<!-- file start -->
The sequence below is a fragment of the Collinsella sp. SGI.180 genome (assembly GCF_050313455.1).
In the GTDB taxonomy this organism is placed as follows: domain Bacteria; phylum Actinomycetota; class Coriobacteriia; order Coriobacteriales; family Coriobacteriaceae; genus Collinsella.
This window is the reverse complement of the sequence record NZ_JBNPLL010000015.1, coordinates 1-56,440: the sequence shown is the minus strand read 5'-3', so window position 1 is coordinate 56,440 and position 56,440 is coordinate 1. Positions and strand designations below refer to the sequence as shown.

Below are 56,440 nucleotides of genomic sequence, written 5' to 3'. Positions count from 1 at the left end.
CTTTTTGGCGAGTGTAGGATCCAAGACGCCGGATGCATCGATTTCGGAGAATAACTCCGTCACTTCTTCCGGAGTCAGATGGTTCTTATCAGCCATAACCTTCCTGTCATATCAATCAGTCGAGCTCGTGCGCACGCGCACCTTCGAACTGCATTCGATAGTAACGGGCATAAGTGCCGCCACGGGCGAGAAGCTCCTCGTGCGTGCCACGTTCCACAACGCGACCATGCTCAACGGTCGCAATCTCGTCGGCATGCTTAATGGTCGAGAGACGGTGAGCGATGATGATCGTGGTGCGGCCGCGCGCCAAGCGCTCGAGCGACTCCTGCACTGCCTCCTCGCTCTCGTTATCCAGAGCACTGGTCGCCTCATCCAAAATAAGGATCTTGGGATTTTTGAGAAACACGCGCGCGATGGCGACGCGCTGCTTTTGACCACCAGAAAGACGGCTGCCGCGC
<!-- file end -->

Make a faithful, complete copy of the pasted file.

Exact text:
The sequence below is a fragment of the Collinsella sp. SGI.180 genome (assembly GCF_050313455.1).
In the GTDB taxonomy this organism is placed as follows: domain Bacteria; phylum Actinomycetota; class Coriobacteriia; order Coriobacteriales; family Coriobacteriaceae; genus Collinsella.
This window is the reverse complement of the sequence record NZ_JBNPLL010000015.1, coordinates 1-56,440: the sequence shown is the minus strand read 5'-3', so window position 1 is coordinate 56,440 and position 56,440 is coordinate 1. Positions and strand designations below refer to the sequence as shown.

Below are 56,440 nucleotides of genomic sequence, written 5' to 3'. Positions count from 1 at the left end.
CTTTTTGGCGAGTGTAGGATCCAAGACGCCGGATGCATCGATTTCGGAGAATAACTCCGTCACTTCTTCCGGAGTCAGATGGTTCTTATCAGCCATAACCTTCCTGTCATATCAATCAGTCGAGCTCGTGCGCACGCGCACCTTCGAACTGCATTCGATAGTAACGGGCATAAGTGCCGCCACGGGCGAGAAGCTCCTCGTGCGTGCCACGTTCCACAACGCGACCATGCTCAACGGTCGCAATCTCGTCGGCATGCTTAATGGTCGAGAGACGGTGAGCGATGATGATCGTGGTGCGGCCGCGCGCCAAGCGCTCGAGCGACTCCTGCACTGCCTCCTCGCTCTCGTTATCCAGAGCACTGGTCGCCTCATCCAAAATAAGGATCTTGGGATTTTTGAGAAACACGCGCGCGATGGCGACGCGCTGCTTTTGACCACCAGAAAGACGGCTGCCGCGC